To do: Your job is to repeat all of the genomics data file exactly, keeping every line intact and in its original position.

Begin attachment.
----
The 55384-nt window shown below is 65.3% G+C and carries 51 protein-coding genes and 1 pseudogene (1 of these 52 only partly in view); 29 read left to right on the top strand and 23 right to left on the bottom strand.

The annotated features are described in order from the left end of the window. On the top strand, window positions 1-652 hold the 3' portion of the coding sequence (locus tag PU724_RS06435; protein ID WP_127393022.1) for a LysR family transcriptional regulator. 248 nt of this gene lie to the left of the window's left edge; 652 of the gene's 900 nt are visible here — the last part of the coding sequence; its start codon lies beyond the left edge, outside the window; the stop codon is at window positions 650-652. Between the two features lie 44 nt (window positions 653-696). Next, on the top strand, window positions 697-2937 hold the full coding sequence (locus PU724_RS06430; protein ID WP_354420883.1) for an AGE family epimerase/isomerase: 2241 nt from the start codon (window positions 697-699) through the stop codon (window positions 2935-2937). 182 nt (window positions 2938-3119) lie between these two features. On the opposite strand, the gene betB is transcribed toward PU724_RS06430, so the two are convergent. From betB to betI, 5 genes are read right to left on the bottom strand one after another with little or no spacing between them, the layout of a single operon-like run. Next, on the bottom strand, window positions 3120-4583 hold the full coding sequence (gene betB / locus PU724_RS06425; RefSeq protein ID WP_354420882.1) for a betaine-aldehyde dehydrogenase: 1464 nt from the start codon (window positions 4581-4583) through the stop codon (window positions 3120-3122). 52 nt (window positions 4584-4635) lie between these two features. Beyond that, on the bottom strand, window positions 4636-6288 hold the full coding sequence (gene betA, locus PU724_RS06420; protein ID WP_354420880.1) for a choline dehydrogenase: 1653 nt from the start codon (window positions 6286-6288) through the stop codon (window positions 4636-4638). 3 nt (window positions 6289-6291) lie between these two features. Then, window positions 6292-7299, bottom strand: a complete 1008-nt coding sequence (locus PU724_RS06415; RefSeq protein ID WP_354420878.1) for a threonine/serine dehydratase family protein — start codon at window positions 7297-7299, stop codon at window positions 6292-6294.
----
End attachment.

The 55384-nt window shown below is 65.3% G+C and carries 51 protein-coding genes and 1 pseudogene (1 of these 52 only partly in view); 29 read left to right on the top strand and 23 right to left on the bottom strand.

The annotated features are described in order from the left end of the window. On the top strand, window positions 1-652 hold the 3' portion of the coding sequence (locus tag PU724_RS06435; protein ID WP_127393022.1) for a LysR family transcriptional regulator. 248 nt of this gene lie to the left of the window's left edge; 652 of the gene's 900 nt are visible here — the last part of the coding sequence; its start codon lies beyond the left edge, outside the window; the stop codon is at window positions 650-652. Between the two features lie 44 nt (window positions 653-696). Next, on the top strand, window positions 697-2937 hold the full coding sequence (locus PU724_RS06430; protein ID WP_354420883.1) for an AGE family epimerase/isomerase: 2241 nt from the start codon (window positions 697-699) through the stop codon (window positions 2935-2937). 182 nt (window positions 2938-3119) lie between these two features. On the opposite strand, the gene betB is transcribed toward PU724_RS06430, so the two are convergent. From betB to betI, 5 genes are read right to left on the bottom strand one after another with little or no spacing between them, the layout of a single operon-like run. Next, on the bottom strand, window positions 3120-4583 hold the full coding sequence (gene betB / locus PU724_RS06425; RefSeq protein ID WP_354420882.1) for a betaine-aldehyde dehydrogenase: 1464 nt from the start codon (window positions 4581-4583) through the stop codon (window positions 3120-3122). 52 nt (window positions 4584-4635) lie between these two features. Beyond that, on the bottom strand, window positions 4636-6288 hold the full coding sequence (gene betA, locus PU724_RS06420; protein ID WP_354420880.1) for a choline dehydrogenase: 1653 nt from the start codon (window positions 6286-6288) through the stop codon (window positions 4636-4638). 3 nt (window positions 6289-6291) lie between these two features. Then, window positions 6292-7299, bottom strand: a complete 1008-nt coding sequence (locus PU724_RS06415; RefSeq protein ID WP_354420878.1) for a threonine/serine dehydratase family protein — start codon at window positions 7297-7299, stop codon at window positions 6292-6294.